Walgreens is the latest company to change the way it will provide health-care insurance to its employees. The move is motivated in part by the changes to the health-care market triggered by Obamacare. The Wall Street Journal explains:
Walgreen is set to become one of the largest employers yet to make sweeping changes to company-backed health programs. On Wednesday, the drugstore giant disclosed a plan to provide payments to eligible employees for the subsidized purchase of insurance starting in 2014. The plan will affect roughly 160,000 employees, and will require them to shop for coverage on a private health-insurance marketplace. Aside from rising health-care costs, the company cited compliance-related expenses associated with the new law as a reason for the switch.
Walgreen is the latest in a growing list of companies making changes to their benefits. International Business Machines Corp. IBM +0.33% and Time Warner Inc. TWX +0.13% both said in recent weeks they will move thousands of retirees from their own company-administered plans to private exchanges. Sears Holdings Corp. SHLD -1.37% and Darden Restaurants Inc. DRI -0.08% said last year they would send employees to a private exchange.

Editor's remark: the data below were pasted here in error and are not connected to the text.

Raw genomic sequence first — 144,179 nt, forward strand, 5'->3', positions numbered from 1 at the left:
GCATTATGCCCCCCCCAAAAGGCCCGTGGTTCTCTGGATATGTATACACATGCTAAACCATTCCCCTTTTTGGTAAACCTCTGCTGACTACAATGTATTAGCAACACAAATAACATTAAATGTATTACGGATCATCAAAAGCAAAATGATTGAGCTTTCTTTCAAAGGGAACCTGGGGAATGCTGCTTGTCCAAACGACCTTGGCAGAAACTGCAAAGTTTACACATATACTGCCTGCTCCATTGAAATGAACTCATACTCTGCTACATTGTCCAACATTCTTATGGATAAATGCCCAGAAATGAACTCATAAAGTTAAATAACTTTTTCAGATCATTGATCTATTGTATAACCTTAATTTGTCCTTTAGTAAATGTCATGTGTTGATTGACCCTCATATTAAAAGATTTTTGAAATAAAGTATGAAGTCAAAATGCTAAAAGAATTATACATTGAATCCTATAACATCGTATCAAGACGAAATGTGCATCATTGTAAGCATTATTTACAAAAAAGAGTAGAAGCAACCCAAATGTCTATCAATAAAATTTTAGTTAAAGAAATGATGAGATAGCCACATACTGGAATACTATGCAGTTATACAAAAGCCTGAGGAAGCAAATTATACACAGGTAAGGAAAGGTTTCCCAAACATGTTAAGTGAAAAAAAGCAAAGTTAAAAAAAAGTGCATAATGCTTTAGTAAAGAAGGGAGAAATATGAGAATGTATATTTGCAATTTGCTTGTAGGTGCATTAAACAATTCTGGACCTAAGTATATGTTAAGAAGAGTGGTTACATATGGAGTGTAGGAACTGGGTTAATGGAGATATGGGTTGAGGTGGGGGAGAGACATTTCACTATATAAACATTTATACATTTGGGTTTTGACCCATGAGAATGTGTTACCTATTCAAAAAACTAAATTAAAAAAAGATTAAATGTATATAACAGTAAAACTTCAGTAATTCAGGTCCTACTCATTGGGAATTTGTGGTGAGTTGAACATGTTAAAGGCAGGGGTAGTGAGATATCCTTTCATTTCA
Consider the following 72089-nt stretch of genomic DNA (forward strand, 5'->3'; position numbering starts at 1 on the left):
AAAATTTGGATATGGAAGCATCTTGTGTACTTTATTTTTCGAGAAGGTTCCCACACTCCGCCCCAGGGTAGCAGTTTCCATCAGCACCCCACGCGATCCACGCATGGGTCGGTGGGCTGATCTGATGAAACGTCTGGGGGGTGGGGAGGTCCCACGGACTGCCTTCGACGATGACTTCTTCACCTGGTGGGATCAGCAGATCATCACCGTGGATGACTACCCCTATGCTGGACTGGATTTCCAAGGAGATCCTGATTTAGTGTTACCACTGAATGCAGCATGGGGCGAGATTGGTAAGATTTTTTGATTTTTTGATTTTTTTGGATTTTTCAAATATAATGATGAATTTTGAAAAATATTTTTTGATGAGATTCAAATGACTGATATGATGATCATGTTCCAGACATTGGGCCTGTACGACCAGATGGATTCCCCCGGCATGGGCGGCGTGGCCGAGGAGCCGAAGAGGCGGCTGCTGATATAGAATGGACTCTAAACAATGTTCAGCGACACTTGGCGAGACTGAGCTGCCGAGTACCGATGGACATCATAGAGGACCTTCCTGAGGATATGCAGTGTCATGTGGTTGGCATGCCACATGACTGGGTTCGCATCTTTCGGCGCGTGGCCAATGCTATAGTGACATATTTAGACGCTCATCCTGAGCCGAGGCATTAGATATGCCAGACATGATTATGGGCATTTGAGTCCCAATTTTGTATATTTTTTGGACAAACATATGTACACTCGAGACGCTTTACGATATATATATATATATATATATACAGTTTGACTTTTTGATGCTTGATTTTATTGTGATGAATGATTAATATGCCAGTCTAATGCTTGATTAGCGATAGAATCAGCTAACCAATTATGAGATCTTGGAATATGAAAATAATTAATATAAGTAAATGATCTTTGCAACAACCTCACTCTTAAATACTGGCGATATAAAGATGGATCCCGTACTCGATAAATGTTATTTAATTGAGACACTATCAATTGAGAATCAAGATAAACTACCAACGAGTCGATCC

Since the 1940s, health benefits have been a key part of many employees’ compensation. A long trend of rising health spending and a wave of changes to the health-care system are prompting many employers to rethink their roles in financing care for employees and their dependents. […]
Under Walgreen’s new arrangement, to take effect in 2014, the firm will pay a fixed amount for employees to select coverage options in a private insurance exchange run by Aon Hewitt, a consulting unit of Aon PLC. The exchange will offer up to 25 different plans in some states.
The options include HMO-style coverage with no deductibles and lower out-of-pocket costs than some plans. Also available are bare-bones plans with higher deductibles and leaner coverage. Workers could have premiums costing as little as $5 a month, Walgreen says, to appeal to the 36% of its employees who are single and under 30 years old.
It isn’t clear how much money the move might ultimately save Walgreen or whether its workers will face higher costs. Mark Englizian, Walgreen’s vice president of compensation and benefits, said the submitted bids for monthly premiums for the private exchanges were roughly equal to its current 2013 rates—meaning some savings could come from the fact the bids didn’t factor in year-over-year increases.
As the article notes, this is one more of the promises made by President Obama that won’t materialize. He had promised that people with employer-sponsored health plans would be able to keep them under the new law. While the move may not be entirely the result of Obamacare, its influence is fairly clear. The whole thing is here.